Wednesday, April 1, 2015
John 20:1-18, continued
We're running along behind John, Peter, and Mary Magdalene as they go back to the tomb. Take a moment to refresh your memory of the passage. We'll wait for you!
It says in verse 4 that the first to arrive at the tomb was John. Oh, how he wanted to believe! He loved Jesus. Of all the disciples, he had been the most faithful. Instead of denying his Lord, he had been in the courtyard when Jesus was questioned. He had been looking up at Him as He spoke from the cross, and gladly took His mother into his own home, to care for her. We can imagine that John was so excited about the possibility of Jesus being alive, that he ran faster than he ever had before!
But when he arrived, he didn't go in. He looked inside, but did not step in. Maybe he was afraid. Maybe Mary was wrong, and Jesus' body had been moved to another part of the tomb? Maybe he had to catch his breath. Maybe he was afraid that the guards would wake up while he and Peter were inside, and accuse them of moving the body, to make it seem like Jesus had risen from the dead.
A few moments later, Peter arrived at the tomb. Peter always has been a little brazen, a little impulsive, eh? So he walks right in. He sees everything just as Mary Magdalene had said. The linen strips that had covered Jesus' body were all lying in place, as if His body had just dematerialized from inside the grave clothes.
When Peter entered the tomb, John thought, well, I guess it's ok . . . so he went in, too. They both saw all of the evidence -- but they had very different responses.
John saw and believed. (Look again at verses 8 and 9.) John looked at the evidence: the women's story and the empty grave. He believed -- Jesus had risen from the dead! John didn't need to see Jesus to know that He was alive. He had listened to Jesus' prophecies about His coming death and resurrection, and now here was the empty tomb. It was enough.
There are many people like John today. We believe because there is an empty tomb, and because there is the testimony of Christians through the centuries to the fact that Christ is alive. We don't need to see, or to feel in order to believe. We are they that Jesus spoke of later in the chapter, when He said, "Blessed are those who have not seen and yet have believed." (John 20:29)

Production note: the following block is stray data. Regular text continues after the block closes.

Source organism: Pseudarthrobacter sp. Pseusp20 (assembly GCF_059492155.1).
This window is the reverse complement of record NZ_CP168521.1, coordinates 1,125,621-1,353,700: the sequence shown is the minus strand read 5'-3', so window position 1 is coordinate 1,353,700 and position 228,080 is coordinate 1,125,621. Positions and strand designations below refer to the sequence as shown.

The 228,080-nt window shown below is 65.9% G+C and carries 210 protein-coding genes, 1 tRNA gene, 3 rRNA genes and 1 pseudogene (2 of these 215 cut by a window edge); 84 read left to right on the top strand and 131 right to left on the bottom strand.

So, of the three people we followed to the tomb, John is the one who reacted with belief.
Now, let's look at Peter. Peter arrived after John; we saw that. Maybe it was because John was younger. Maybe with age, there had been some arthritis that hurt his knees and back -- that'll slow you down! Maybe he was afraid of what they might see. We can see that he wouldn't be afraid of the soldiers; after all, he had whacked off someone's ear when they tried to arrest Jesus!
And another thing. He wanted to know . . . but there was a part of him that dreaded seeing Jesus if He was alive. The last time he had looked into Jesus' eyes was just after he had denied him three times. He knew that his sin and guilt would be overwhelming -- could he handle it? The pain was so bad! How could he face Him?
Are we like that sometimes? We want to believe. We want to grow our faith. But there's so much history and pain. It's so difficult to believe that Jesus can wipe away all of that pain.
But it's true. Jesus can forgive, and He can heal.
Peter went in, and saw the evidence for himself. He saw the strips of linen that had wrapped His body and His head. Sure, it proved that something had happened. But it wasn't enough to prove to Peter that Jesus was alive. Our verse says that John believed . . . it doesn't say that they both did. And in Luke, we find that Peter was "wondering to himself what had happened." (Luke 24:12) So, we would have called Peter a skeptic that day.
Do you know what mistake Peter made then? Check out verse 10. He left!
Something this important, and he left without really coming to a conclusion. Why, if he'd hung around a little longer, he would have experienced what Mary Magdalene is going to see. There wasn't enough evidence to convince him, because he didn't stay long enough.
Are we like Peter? Do we stop short of placing our trust in Jesus for some problem or situation, just because we don't hang around long enough? Here's what we mean: perhaps we don't read God's Word enough. Maybe we don't spend enough time around God's people. Perhaps we don't spend enough time in prayer. If we get up from our knees before the still small voice has the chance to speak, or if we leave the church before the Spirit moves in His special way, then we miss it. We need to stay until we see the miracle.
That is what Mary Magdalene did. Peter walked away with a broken heart, and wondering about whether Jesus was truly alive. But Mary "hung around" and we'll see what happened tomorrow.